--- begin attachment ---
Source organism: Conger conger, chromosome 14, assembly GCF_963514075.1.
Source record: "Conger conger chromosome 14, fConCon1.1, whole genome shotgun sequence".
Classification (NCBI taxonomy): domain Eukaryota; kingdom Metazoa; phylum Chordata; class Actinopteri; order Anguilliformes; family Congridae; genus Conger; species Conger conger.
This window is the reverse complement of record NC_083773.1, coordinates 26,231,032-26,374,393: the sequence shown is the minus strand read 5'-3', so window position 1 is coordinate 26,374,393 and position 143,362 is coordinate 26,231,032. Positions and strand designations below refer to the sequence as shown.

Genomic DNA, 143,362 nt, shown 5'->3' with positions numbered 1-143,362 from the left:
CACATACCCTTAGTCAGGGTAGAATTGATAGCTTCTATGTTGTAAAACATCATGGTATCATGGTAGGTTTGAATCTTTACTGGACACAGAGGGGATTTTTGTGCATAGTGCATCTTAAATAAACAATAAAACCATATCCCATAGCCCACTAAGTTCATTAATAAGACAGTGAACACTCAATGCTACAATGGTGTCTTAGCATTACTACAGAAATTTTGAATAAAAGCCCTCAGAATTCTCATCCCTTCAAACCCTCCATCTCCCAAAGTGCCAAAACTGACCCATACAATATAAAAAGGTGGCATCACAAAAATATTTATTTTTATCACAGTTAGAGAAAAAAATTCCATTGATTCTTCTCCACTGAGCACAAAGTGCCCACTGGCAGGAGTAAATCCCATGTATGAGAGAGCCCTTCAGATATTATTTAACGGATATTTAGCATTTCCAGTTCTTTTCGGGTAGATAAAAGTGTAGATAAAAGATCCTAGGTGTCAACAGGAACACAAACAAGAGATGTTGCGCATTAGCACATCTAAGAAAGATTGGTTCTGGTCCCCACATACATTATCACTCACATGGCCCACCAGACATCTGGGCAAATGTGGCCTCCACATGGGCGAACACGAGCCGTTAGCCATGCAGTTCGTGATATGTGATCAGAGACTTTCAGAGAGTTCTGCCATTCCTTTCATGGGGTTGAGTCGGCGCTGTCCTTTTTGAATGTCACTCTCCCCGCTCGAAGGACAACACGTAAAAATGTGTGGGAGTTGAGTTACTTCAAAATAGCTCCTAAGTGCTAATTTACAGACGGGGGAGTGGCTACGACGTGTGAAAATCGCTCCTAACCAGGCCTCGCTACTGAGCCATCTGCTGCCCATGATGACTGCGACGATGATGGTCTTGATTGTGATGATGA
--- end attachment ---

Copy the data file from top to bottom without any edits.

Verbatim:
Source organism: Conger conger, chromosome 14, assembly GCF_963514075.1.
Source record: "Conger conger chromosome 14, fConCon1.1, whole genome shotgun sequence".
Classification (NCBI taxonomy): domain Eukaryota; kingdom Metazoa; phylum Chordata; class Actinopteri; order Anguilliformes; family Congridae; genus Conger; species Conger conger.
This window is the reverse complement of record NC_083773.1, coordinates 26,231,032-26,374,393: the sequence shown is the minus strand read 5'-3', so window position 1 is coordinate 26,374,393 and position 143,362 is coordinate 26,231,032. Positions and strand designations below refer to the sequence as shown.

Genomic DNA, 143,362 nt, shown 5'->3' with positions numbered 1-143,362 from the left:
CACATACCCTTAGTCAGGGTAGAATTGATAGCTTCTATGTTGTAAAACATCATGGTATCATGGTAGGTTTGAATCTTTACTGGACACAGAGGGGATTTTTGTGCATAGTGCATCTTAAATAAACAATAAAACCATATCCCATAGCCCACTAAGTTCATTAATAAGACAGTGAACACTCAATGCTACAATGGTGTCTTAGCATTACTACAGAAATTTTGAATAAAAGCCCTCAGAATTCTCATCCCTTCAAACCCTCCATCTCCCAAAGTGCCAAAACTGACCCATACAATATAAAAAGGTGGCATCACAAAAATATTTATTTTTATCACAGTTAGAGAAAAAAATTCCATTGATTCTTCTCCACTGAGCACAAAGTGCCCACTGGCAGGAGTAAATCCCATGTATGAGAGAGCCCTTCAGATATTATTTAACGGATATTTAGCATTTCCAGTTCTTTTCGGGTAGATAAAAGTGTAGATAAAAGATCCTAGGTGTCAACAGGAACACAAACAAGAGATGTTGCGCATTAGCACATCTAAGAAAGATTGGTTCTGGTCCCCACATACATTATCACTCACATGGCCCACCAGACATCTGGGCAAATGTGGCCTCCACATGGGCGAACACGAGCCGTTAGCCATGCAGTTCGTGATATGTGATCAGAGACTTTCAGAGAGTTCTGCCATTCCTTTCATGGGGTTGAGTCGGCGCTGTCCTTTTTGAATGTCACTCTCCCCGCTCGAAGGACAACACGTAAAAATGTGTGGGAGTTGAGTTACTTCAAAATAGCTCCTAAGTGCTAATTTACAGACGGGGGAGTGGCTACGACGTGTGAAAATCGCTCCTAACCAGGCCTCGCTACTGAGCCATCTGCTGCCCATGATGACTGCGACGATGATGGTCTTGATTGTGATGATGA